Pathological Changes of Esophagogastric Varices After Endoscopic Sclerotherapy

  • Susumu Shibuya
  • Yasuhiro Takase
  • Niranjan Sharma


In cases where gastric varices are contiguous with esophageal varices, it has been reported that most of the feeders of the esophagogastric varices are the left gastric vein and/or the short gastric veins [1, 2]. It was thought that the gastric varices are residual varices that sometimes become larger after the treatment of esophageal varices alone by injection sclerotherapy. Simultaneous obliteration of the gastric and the esophageal varices were obtained, when the sclerosant was intravariceally injected into their feeders during treatment for esophageal varices. At times, a histopathological study of esophagogastric variceal changes is not enough to predict the final outcome of the sclerotherapy. Therefore, the present study was carried out in an attempt to elucidate the pathological course of the esophagogastric varices after injection sclerotherapy.


Portal Hypertension Hepatic Failure Esophageal Varix Biliary Atresia Gastric Varix 


Unable to display preview. Download preview PDF.

Unable to display preview. Download preview PDF.


  1. 1.
    Smith-Laing G, Camil E, Dick R, Sherlick S (1980) Percutaneous transhepatic portography in the assessment of portal hypertension. Gastroenterology 78: 197–205PubMedGoogle Scholar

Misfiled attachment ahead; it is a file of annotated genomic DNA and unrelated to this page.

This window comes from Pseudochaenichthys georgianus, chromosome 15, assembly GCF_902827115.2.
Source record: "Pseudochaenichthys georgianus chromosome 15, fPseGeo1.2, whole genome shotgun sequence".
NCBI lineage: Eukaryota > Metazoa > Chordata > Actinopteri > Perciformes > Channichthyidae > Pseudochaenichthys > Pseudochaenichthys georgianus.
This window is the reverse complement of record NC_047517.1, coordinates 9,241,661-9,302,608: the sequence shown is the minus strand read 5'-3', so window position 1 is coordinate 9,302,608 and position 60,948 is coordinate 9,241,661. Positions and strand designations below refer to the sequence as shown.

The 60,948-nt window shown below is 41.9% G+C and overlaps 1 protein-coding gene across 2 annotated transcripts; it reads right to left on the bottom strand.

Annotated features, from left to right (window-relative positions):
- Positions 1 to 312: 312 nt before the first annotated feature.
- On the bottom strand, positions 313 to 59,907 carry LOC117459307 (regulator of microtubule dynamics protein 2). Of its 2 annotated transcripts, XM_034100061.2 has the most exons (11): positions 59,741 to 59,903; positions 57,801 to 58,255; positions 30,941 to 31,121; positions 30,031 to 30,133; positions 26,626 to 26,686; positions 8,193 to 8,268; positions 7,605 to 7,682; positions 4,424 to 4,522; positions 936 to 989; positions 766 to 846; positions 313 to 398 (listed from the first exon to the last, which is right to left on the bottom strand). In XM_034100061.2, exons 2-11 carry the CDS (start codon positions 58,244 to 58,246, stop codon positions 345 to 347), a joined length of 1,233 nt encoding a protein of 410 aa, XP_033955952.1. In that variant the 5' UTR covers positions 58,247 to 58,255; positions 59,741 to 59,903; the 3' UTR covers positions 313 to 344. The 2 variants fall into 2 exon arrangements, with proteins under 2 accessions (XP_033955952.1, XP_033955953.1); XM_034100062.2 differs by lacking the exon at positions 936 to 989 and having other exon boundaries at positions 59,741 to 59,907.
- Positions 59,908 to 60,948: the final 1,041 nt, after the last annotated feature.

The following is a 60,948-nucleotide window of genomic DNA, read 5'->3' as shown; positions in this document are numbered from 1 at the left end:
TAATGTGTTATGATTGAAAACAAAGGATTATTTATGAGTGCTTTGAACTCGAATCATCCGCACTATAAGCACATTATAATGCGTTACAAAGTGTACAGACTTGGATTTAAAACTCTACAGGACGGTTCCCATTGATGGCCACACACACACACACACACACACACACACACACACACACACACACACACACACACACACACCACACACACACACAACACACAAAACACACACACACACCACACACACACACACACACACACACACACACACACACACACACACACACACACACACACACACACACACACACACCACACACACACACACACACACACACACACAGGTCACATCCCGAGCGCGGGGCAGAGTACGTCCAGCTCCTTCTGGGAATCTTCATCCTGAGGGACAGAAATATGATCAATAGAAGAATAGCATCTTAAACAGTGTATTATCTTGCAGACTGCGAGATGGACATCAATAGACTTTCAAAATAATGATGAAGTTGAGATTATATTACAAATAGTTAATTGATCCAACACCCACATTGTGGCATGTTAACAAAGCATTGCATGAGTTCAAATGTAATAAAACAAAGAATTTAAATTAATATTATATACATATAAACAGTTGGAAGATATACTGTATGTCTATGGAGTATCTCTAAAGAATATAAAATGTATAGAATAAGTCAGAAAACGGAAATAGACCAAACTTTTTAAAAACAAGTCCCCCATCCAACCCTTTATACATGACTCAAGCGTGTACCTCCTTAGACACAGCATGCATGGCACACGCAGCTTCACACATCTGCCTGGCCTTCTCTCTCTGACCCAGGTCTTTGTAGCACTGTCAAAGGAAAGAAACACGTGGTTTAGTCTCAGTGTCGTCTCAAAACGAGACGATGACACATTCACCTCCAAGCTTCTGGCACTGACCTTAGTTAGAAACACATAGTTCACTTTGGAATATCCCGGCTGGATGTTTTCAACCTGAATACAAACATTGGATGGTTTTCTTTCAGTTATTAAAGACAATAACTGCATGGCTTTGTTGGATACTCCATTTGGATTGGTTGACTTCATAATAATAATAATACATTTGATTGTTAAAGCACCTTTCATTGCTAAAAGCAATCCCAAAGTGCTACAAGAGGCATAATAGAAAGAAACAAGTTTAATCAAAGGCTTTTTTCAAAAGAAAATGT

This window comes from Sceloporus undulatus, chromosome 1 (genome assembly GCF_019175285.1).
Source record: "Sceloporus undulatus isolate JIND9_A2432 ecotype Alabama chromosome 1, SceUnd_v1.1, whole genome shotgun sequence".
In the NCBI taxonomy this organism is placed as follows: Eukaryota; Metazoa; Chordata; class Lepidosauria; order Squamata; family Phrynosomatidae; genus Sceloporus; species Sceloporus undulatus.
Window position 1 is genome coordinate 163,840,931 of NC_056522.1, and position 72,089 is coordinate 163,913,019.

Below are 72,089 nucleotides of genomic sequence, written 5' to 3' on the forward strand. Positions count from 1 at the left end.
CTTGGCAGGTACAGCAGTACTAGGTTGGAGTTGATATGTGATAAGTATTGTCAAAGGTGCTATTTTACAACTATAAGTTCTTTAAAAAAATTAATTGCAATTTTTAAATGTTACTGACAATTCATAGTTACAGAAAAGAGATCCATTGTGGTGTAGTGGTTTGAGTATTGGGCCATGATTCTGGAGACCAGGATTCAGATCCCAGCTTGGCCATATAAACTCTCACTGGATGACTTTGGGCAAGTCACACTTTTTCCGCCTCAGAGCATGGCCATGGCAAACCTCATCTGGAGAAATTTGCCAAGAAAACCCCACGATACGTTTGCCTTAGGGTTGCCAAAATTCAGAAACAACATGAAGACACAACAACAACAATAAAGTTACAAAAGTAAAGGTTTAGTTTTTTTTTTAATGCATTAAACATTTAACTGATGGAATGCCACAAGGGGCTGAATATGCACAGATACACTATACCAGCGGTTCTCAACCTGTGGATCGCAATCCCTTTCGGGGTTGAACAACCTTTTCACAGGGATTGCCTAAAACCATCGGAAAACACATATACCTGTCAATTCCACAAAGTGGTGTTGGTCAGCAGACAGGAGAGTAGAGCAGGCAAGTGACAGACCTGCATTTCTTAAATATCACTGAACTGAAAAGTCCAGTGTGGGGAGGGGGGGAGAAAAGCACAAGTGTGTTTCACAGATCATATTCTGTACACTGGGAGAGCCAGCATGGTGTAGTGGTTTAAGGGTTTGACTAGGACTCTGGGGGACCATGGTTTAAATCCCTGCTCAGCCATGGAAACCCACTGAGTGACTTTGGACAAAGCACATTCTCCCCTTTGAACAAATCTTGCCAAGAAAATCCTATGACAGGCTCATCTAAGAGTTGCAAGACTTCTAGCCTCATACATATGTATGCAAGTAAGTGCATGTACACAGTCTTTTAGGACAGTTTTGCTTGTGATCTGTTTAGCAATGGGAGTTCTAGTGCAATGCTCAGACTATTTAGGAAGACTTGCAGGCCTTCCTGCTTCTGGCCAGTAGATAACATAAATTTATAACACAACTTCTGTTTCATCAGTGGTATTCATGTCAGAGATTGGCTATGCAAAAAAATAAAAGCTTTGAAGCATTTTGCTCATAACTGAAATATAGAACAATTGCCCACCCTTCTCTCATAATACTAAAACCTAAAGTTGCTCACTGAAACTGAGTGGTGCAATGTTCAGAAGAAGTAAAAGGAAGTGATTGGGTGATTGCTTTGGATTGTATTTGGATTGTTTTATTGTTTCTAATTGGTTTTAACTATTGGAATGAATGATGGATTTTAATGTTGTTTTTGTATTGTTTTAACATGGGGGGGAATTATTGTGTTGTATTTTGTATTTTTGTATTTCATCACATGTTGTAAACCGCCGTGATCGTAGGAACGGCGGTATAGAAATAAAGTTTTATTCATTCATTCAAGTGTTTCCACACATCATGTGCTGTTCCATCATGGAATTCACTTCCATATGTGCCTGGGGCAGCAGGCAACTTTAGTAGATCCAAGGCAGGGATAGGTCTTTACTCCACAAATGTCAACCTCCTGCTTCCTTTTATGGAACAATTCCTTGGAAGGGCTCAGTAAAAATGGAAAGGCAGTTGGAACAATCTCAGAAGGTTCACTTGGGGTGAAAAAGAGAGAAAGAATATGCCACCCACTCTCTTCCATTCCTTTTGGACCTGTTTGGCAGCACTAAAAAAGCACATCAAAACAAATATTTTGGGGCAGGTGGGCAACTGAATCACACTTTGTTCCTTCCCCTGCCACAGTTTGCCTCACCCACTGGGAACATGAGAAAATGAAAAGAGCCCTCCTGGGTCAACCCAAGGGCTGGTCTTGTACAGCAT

2. 2.
    Watanabe K, Kimura K, Matsutani S, Ohto M, Okuda K (1988) Portal hemodynamics in patients with gastric varices. Gastroenterology 95: 434–440PubMedGoogle Scholar
  3. 3.
    Takase Y, Ozaki A, Orii K, Nagoshi K, Okamura T, Iwasaki Y (1982) Injection sclero-therapy of esophageal varices for patients undergoing emergency and elective surgery. Surgery 92: 474–479PubMedGoogle Scholar
  4. 4.
    Moersch H J (1947) Treatment of esophageal varices by injection of a sclerosing solution. JAMA 135: 754–746CrossRefGoogle Scholar
  5. 5.
    MacDougall BRD, Westaby D, Theodossi A, Dawson JL, Williams R (1982) Increased long-term survival in variceal haemorrhage using injection sclerotherapy. Lancet 1: 124–127PubMedCrossRefGoogle Scholar
  6. 6.
    Hennessy TP J, Stephen RB, Kaene FB (1982) Acute and chronic management of esophageal varices by injection sclerotherapy. Surg Gynecol Obstet 154: 374–377Google Scholar
  7. 7.
    Soderlund C, Ihre T (1985) Endoscopic sclerotherapy V: Conservative management of bleeding oesophageal varices. Acta Chir Scand 151: 449–456PubMedGoogle Scholar
  8. 8.
    Shemesh E, Czerniak A, Klein E, Pines A, Bat L (1990) A comparison between emergency and delayed endoscopic injection sclerotherapy of esophageal varices in non-alcoholic portal hypertension. J Clin Gastroenterol 12: 5–9PubMedCrossRefGoogle Scholar

Copyright information

© Springer-Verlag Tokyo 1993

Authors and Affiliations

  • Susumu Shibuya
  • Yasuhiro Takase
  • Niranjan Sharma
    • 1
  1. 1.Department of Surgery, Institute of Clinical MedicineUniversity of TsukubaTsukuba, 305Japan

Personalised recommendations